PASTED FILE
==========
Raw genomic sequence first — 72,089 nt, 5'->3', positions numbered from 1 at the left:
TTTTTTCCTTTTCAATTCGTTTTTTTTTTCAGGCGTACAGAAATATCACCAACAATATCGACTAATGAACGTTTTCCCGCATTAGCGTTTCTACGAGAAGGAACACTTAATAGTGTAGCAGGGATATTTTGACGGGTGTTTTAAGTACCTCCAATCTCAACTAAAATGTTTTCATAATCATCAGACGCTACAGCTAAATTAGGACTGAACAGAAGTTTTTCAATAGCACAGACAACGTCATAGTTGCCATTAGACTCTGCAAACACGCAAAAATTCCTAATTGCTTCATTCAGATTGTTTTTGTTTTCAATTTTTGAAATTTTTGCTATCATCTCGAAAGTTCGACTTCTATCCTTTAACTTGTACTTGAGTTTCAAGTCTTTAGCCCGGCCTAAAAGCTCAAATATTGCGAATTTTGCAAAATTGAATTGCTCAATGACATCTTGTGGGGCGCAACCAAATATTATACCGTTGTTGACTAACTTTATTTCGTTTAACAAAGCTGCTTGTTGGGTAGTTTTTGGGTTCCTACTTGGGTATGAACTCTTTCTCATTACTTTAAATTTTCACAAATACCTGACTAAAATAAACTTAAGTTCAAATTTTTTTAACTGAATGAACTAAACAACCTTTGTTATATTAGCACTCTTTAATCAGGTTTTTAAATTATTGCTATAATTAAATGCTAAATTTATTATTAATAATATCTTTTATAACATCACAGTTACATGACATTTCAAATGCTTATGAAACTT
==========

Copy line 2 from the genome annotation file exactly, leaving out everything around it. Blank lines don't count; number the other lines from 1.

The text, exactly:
TTTTTTCCTTTTCAATTCGTTTTTTTTTTCAGGCGTACAGAAATATCACCAACAATATCGACTAATGAACGTTTTCCCGCATTAGCGTTTCTACGAGAAGGAACACTTAATAGTGTAGCAGGGATATTTTGACGGGTGTTTTAAGTACCTCCAATCTCAACTAAAATGTTTTCATAATCATCAGACGCTACAGCTAAATTAGGACTGAACAGAAGTTTTTCAATAGCACAGACAACGTCATAGTTGCCATTAGACTCTGCAAACACGCAAAAATTCCTAATTGCTTCATTCAGATTGTTTTTGTTTTCAATTTTTGAAATTTTTGCTATCATCTCGAAAGTTCGACTTCTATCCTTTAACTTGTACTTGAGTTTCAAGTCTTTAGCCCGGCCTAAAAGCTCAAATATTGCGAATTTTGCAAAATTGAATTGCTCAATGACATCTTGTGGGGCGCAACCAAATATTATACCGTTGTTGACTAACTTTATTTCGTTTAACAAAGCTGCTTGTTGGGTAGTTTTTGGGTTCCTACTTGGGTATGAACTCTTTCTCATTACTTTAAATTTTCACAAATACCTGACTAAAATAAACTTAAGTTCAAATTTTTTTAACTGAATGAACTAAACAACCTTTGTTATATTAGCACTCTTTAATCAGGTTTTTAAATTATTGCTATAATTAAATGCTAAATTTATTATTAATAATATCTTTTATAACATCACAGTTACATGACATTTCAAATGCTTATGAAACTT